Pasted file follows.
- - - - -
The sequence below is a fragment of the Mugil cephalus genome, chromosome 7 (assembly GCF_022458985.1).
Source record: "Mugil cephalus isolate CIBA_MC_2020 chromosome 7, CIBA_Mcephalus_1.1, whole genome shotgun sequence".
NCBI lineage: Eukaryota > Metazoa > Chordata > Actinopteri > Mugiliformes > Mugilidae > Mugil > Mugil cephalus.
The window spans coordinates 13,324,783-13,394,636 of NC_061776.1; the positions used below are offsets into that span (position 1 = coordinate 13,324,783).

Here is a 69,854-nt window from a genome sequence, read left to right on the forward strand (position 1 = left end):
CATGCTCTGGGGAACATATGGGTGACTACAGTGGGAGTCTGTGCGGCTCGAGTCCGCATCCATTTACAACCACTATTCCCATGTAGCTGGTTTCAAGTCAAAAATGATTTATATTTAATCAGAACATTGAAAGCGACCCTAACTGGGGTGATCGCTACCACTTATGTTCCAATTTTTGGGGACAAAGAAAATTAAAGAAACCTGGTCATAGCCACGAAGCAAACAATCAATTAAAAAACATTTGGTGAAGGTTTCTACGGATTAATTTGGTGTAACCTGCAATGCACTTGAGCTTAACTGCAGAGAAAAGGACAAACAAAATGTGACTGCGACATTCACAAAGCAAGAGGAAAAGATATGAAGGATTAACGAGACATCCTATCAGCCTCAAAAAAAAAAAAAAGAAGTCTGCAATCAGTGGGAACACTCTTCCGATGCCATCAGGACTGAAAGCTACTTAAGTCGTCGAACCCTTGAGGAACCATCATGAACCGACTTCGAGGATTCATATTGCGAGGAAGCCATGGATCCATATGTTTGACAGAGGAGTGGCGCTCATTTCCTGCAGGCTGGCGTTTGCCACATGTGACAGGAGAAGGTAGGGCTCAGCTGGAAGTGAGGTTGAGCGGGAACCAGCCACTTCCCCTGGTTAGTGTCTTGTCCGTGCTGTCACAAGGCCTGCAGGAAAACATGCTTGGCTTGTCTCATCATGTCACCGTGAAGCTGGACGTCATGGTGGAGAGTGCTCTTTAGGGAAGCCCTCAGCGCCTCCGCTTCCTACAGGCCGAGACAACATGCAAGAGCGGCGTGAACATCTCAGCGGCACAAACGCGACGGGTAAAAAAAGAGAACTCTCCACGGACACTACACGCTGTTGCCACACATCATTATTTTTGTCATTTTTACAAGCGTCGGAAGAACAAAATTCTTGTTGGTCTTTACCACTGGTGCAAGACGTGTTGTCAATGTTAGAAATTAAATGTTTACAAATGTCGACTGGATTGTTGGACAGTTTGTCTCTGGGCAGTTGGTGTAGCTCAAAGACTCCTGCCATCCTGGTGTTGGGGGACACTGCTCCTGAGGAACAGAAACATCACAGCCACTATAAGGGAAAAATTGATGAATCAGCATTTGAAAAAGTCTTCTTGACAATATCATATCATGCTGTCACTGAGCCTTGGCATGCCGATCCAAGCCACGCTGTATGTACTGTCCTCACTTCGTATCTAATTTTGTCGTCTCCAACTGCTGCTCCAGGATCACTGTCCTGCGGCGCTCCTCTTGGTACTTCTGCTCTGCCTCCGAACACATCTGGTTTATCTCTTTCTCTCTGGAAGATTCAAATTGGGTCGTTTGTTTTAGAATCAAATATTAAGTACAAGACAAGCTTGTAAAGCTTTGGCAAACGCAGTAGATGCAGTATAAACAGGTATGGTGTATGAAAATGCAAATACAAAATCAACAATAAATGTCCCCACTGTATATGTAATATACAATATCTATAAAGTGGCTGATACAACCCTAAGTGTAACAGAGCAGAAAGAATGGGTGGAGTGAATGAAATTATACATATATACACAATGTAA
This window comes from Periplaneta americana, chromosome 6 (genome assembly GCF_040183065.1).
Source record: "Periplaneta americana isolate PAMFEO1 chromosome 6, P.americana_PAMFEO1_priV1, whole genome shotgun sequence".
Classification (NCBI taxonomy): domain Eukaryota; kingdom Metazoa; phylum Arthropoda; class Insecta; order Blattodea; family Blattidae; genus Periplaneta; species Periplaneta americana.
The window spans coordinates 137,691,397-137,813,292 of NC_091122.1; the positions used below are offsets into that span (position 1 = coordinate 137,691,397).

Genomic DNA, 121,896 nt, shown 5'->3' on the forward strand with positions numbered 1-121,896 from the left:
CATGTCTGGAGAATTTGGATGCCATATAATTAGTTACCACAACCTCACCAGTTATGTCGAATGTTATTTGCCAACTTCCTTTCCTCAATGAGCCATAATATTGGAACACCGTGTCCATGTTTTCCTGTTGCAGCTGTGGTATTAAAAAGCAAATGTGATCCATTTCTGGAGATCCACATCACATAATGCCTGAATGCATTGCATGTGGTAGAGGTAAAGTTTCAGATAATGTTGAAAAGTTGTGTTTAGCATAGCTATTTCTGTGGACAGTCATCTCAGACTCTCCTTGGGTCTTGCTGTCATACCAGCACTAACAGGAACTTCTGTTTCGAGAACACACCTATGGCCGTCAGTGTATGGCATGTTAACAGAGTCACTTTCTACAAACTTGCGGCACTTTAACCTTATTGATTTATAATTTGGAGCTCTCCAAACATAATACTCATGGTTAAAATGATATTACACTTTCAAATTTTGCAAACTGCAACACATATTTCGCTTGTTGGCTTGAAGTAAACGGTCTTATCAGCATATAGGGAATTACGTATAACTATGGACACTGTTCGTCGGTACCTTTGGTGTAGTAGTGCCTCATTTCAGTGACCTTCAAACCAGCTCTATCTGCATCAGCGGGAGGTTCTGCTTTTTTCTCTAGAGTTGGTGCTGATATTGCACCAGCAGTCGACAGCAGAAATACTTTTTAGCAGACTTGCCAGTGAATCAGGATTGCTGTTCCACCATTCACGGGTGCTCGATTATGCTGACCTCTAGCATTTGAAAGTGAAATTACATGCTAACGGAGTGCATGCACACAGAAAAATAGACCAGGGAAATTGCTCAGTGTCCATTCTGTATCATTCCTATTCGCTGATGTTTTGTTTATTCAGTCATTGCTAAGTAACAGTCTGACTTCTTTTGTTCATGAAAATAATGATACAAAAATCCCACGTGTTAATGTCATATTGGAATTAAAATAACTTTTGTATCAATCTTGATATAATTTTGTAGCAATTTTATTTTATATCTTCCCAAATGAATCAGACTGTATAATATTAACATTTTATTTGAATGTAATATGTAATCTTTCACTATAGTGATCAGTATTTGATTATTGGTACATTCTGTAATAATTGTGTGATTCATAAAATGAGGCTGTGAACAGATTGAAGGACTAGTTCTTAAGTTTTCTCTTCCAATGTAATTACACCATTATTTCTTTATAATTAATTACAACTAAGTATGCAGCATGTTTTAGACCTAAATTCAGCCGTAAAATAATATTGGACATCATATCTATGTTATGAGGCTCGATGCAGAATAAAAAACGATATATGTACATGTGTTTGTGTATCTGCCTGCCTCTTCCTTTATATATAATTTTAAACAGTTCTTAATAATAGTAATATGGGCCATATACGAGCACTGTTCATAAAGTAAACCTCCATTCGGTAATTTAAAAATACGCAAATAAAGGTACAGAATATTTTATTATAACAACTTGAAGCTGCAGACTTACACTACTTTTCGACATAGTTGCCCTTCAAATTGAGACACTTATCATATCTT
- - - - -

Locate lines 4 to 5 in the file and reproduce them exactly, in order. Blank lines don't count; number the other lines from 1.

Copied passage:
The window spans coordinates 13,324,783-13,394,636 of NC_061776.1; the positions used below are offsets into that span (position 1 = coordinate 13,324,783).

Here is a 69,854-nt window from a genome sequence, read left to right on the forward strand (position 1 = left end):